Monday, October 13, 2014

A Review of 'Macbeth' by William Shakespeare

I'm having trouble finding a suitable summary/synopsis thing, so I'm going to attempt to write one myself.

Macbeth takes place in Scotland.  Macbeth is the leader of an army and is very good at his killing job.  When these witches (Weird Sisters) appear to him and to his buddy Banquo, he learns that he is the new Thane of Cawdor and will someday be king.  He's skeptical, but as soon as he learns that he is actually the new Thane of Cawdor, he becomes hopeful for kingship and plots to kill the King.

Knowledge of the future drives him to madness and Macbeth takes desperate measures causing a full-blown civil war that can only lead to doom.

Now you know why I look at the descriptions on the dust jacket or on GoodReads.  I'm just not good at summarizing without giving anything away.

I finally got the chance to read Macbeth last semester for my Shakespeare class.  I had seen a production of Macbeth performed at the Guthrie Theater (Minneapolis, MN) years before, so it was nice to finally gain an understanding of what the heck is going on in this play.  Luckily, my professor is something of a Shakespeare scholar.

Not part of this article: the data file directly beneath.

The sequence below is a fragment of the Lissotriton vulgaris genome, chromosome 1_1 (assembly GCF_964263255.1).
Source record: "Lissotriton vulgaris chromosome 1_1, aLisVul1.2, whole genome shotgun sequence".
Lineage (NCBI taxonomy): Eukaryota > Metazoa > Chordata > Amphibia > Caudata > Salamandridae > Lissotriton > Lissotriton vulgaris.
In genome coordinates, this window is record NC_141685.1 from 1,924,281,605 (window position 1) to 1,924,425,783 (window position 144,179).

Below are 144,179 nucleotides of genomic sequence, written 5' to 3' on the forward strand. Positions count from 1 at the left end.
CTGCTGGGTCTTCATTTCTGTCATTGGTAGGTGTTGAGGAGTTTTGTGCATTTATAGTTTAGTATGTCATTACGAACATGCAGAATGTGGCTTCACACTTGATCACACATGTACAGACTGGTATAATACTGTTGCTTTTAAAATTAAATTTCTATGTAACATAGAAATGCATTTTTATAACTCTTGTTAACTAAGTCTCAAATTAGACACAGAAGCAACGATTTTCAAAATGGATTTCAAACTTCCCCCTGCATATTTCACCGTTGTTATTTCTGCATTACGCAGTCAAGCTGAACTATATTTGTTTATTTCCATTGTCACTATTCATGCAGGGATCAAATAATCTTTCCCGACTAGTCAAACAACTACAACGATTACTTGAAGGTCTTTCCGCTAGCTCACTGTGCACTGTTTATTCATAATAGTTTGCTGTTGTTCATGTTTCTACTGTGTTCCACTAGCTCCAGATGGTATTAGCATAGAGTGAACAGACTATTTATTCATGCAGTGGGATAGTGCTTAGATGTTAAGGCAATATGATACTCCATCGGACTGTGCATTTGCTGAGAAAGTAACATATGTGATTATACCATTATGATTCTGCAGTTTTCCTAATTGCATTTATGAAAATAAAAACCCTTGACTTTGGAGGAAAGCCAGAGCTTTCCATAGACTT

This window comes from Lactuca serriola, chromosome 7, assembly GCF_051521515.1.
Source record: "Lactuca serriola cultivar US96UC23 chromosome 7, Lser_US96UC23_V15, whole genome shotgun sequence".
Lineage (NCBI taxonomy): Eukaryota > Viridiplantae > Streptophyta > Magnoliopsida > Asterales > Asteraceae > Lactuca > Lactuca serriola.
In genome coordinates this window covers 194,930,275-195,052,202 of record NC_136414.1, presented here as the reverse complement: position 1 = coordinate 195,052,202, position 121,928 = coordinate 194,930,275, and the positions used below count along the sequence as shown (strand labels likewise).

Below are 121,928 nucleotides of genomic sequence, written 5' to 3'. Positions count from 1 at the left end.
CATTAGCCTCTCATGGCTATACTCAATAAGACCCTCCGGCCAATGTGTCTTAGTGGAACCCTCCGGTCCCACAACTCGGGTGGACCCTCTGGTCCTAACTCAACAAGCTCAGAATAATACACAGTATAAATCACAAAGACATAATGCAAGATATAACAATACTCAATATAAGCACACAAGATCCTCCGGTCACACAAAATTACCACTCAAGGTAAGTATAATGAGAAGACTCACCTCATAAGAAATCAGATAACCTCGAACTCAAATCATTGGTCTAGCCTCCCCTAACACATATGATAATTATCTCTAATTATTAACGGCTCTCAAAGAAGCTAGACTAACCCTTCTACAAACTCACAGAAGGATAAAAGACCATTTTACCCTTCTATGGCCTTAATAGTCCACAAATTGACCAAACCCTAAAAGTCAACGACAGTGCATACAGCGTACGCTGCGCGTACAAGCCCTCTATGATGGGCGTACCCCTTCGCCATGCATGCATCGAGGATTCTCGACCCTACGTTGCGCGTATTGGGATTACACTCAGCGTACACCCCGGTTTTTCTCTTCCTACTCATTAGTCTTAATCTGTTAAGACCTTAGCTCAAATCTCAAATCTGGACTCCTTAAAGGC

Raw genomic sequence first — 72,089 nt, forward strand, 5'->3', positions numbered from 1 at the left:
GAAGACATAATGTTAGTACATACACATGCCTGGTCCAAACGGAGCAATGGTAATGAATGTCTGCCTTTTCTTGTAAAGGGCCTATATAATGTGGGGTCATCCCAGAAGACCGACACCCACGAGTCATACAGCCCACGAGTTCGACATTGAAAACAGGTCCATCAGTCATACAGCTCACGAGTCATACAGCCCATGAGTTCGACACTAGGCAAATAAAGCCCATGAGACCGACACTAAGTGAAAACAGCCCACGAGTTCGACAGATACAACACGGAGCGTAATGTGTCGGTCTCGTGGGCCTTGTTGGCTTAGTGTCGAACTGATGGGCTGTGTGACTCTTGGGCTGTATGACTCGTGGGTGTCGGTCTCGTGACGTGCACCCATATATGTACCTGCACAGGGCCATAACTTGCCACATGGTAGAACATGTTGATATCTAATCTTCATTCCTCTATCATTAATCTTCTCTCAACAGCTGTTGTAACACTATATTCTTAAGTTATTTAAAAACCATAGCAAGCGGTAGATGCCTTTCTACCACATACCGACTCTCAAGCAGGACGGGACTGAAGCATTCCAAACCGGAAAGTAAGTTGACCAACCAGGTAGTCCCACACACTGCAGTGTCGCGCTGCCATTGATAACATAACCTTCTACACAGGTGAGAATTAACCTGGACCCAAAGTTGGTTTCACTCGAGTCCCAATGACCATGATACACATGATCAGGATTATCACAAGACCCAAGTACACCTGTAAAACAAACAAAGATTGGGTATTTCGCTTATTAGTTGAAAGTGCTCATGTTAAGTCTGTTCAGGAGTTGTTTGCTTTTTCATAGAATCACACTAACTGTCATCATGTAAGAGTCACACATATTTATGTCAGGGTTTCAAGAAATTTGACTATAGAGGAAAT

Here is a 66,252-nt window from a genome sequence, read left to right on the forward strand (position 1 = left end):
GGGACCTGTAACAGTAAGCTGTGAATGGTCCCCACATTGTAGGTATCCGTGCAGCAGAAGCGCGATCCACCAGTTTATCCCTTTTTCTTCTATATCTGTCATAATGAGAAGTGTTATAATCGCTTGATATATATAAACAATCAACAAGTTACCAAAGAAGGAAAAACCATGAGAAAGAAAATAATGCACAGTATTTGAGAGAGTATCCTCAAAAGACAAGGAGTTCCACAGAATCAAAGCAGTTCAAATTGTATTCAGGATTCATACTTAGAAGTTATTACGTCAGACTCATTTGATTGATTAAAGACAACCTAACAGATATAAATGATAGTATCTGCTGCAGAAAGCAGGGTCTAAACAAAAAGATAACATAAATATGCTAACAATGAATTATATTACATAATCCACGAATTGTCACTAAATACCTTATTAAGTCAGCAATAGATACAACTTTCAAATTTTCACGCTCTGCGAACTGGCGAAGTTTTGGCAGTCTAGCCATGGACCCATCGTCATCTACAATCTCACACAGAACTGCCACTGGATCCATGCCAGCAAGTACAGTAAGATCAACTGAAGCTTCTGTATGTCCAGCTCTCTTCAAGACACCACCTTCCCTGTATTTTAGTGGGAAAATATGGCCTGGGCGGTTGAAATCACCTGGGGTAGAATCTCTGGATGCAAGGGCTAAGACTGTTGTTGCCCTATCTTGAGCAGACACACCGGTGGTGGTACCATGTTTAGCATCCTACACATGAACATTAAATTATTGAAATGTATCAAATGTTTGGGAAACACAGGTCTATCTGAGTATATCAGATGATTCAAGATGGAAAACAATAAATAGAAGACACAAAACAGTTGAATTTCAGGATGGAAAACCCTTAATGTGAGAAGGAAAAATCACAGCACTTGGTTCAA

I don't know why, but I thoroughly enjoy stories like this that have just a little too much violence and where the important characters fall into madness.  People go mad over guilt, revenge, and greed.  Lady Macbeth was an excellent character to read about because of her sleepwalking scene.  It looks like she's guilty, but no one specifically says if she's guilty of something or not.  I love that Shakespeare leaves certain things up for interpretation.  That's why a lot of the time when you see a production or a film of a Shakespeare play, they'll be slightly different from each other, switching the setting, emphasizing different parts of the original script, picking up on or ignoring some of the implications that Shakespeare included in his original script.

I love this play so much.  Go read it or see a production of it.  You won't regret it.

I give 'Macbeth':
Thanks for Reading!


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